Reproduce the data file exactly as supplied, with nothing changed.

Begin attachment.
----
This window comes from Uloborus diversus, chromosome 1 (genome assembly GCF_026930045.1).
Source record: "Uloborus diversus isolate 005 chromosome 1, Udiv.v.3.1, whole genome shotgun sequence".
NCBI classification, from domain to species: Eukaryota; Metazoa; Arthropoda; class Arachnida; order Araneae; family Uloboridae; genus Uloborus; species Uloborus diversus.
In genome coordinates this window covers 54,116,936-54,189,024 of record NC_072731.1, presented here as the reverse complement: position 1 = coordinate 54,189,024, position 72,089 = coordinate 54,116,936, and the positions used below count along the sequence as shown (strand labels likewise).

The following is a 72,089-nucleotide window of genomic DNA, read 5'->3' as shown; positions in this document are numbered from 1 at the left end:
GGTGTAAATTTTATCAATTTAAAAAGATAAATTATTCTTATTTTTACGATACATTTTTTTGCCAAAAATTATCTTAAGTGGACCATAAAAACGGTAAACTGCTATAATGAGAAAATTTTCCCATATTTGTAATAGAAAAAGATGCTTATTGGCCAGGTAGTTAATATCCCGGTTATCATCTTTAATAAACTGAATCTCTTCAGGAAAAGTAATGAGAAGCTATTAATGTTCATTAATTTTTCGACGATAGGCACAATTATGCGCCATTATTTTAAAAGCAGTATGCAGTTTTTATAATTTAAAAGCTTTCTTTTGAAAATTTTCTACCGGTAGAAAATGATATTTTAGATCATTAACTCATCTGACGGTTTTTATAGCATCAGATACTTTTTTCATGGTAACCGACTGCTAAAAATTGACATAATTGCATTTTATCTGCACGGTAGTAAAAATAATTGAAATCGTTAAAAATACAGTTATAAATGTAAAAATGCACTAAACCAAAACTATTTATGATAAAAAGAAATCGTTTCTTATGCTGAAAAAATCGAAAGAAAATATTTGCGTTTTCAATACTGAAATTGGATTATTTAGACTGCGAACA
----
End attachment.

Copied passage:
This window comes from Uloborus diversus, chromosome 1 (genome assembly GCF_026930045.1).
Source record: "Uloborus diversus isolate 005 chromosome 1, Udiv.v.3.1, whole genome shotgun sequence".
NCBI classification, from domain to species: Eukaryota; Metazoa; Arthropoda; class Arachnida; order Araneae; family Uloboridae; genus Uloborus; species Uloborus diversus.
In genome coordinates this window covers 54,116,936-54,189,024 of record NC_072731.1, presented here as the reverse complement: position 1 = coordinate 54,189,024, position 72,089 = coordinate 54,116,936, and the positions used below count along the sequence as shown (strand labels likewise).

The following is a 72,089-nucleotide window of genomic DNA, read 5'->3' as shown; positions in this document are numbered from 1 at the left end:
GGTGTAAATTTTATCAATTTAAAAAGATAAATTATTCTTATTTTTACGATACATTTTTTTGCCAAAAATTATCTTAAGTGGACCATAAAAACGGTAAACTGCTATAATGAGAAAATTTTCCCATATTTGTAATAGAAAAAGATGCTTATTGGCCAGGTAGTTAATATCCCGGTTATCATCTTTAATAAACTGAATCTCTTCAGGAAAAGTAATGAGAAGCTATTAATGTTCATTAATTTTTCGACGATAGGCACAATTATGCGCCATTATTTTAAAAGCAGTATGCAGTTTTTATAATTTAAAAGCTTTCTTTTGAAAATTTTCTACCGGTAGAAAATGATATTTTAGATCATTAACTCATCTGACGGTTTTTATAGCATCAGATACTTTTTTCATGGTAACCGACTGCTAAAAATTGACATAATTGCATTTTATCTGCACGGTAGTAAAAATAATTGAAATCGTTAAAAATACAGTTATAAATGTAAAAATGCACTAAACCAAAACTATTTATGATAAAAAGAAATCGTTTCTTATGCTGAAAAAATCGAAAGAAAATATTTGCGTTTTCAATACTGAAATTGGATTATTTAGACTGCGAACA